Egyptian officials also leveraged the high profile of the summit to engage in water diplomacy with political leaders from several Western countries including the US.
Cairo’s current efforts to maximize the use of water are focused on five main lines of action: the improvement of water conservation in its supply; the development of non-conventional water resources; the improvement of irrigation techniques; the expansion of water reuse; and the expansion of strategic crops and livestock.
These translate into projects such as the rehabilitation of thousands of kilometers of irrigation canals, the construction of dozens of desalination facilities, and the installation of hundreds of wastewater treatment plants.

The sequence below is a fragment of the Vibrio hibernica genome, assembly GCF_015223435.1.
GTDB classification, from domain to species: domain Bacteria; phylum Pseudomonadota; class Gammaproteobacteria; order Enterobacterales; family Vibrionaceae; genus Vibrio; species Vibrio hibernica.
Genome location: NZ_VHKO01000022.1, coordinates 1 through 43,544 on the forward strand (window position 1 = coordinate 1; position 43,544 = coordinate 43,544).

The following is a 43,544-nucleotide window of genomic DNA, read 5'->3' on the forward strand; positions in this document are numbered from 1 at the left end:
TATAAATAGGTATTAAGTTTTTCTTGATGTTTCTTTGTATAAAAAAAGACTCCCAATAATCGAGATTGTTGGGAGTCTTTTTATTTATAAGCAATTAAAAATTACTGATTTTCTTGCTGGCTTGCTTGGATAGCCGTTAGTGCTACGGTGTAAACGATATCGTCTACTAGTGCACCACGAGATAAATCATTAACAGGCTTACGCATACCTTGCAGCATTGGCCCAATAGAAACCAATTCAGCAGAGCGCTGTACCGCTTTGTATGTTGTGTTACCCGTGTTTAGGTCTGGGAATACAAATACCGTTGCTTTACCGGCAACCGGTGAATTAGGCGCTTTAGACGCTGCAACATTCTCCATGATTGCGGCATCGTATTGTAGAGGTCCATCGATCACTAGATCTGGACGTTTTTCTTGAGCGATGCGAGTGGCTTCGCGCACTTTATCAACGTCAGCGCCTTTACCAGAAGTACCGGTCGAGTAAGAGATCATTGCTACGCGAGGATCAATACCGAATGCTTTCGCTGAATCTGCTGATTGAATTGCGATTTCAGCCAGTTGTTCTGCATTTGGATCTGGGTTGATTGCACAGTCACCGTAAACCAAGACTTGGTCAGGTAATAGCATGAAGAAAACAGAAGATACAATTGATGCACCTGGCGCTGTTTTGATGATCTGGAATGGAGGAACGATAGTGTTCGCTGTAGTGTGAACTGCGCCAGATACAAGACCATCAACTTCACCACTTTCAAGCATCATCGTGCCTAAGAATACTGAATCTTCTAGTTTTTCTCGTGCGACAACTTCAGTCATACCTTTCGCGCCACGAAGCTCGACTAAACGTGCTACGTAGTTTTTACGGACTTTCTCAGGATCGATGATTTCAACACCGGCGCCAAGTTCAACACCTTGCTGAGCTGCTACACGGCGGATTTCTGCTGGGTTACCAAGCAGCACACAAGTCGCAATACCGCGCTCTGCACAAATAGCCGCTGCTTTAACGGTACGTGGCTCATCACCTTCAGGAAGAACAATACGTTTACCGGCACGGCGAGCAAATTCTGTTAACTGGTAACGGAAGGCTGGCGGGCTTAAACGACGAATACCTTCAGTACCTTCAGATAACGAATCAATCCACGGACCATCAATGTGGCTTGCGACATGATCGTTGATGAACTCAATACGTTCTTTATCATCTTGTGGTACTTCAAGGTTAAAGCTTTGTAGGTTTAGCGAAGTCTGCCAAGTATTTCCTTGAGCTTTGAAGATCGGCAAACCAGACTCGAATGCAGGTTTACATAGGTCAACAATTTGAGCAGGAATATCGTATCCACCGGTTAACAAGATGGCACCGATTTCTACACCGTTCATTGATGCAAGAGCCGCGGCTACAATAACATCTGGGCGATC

But another factor that contributes to water scarcity is the mismanagement of the state and its poor water governance. The most sensitive areas are land reclamation plans, especially water-intensive ones, and wastage in urban megaprojects.
Limited inclusivity of water users in decision-making processes, and an unequal distribution of water by the authorities, also hinder a more efficient management.
Egypt also has much room for improvement in scientific research and access to information and data, which are often managed in a very non-transparent manner.
The lack of a more effective bridge between researchers and decision-making circles constitutes another important gap.
Scenario 1: External shock forces Egypt to change course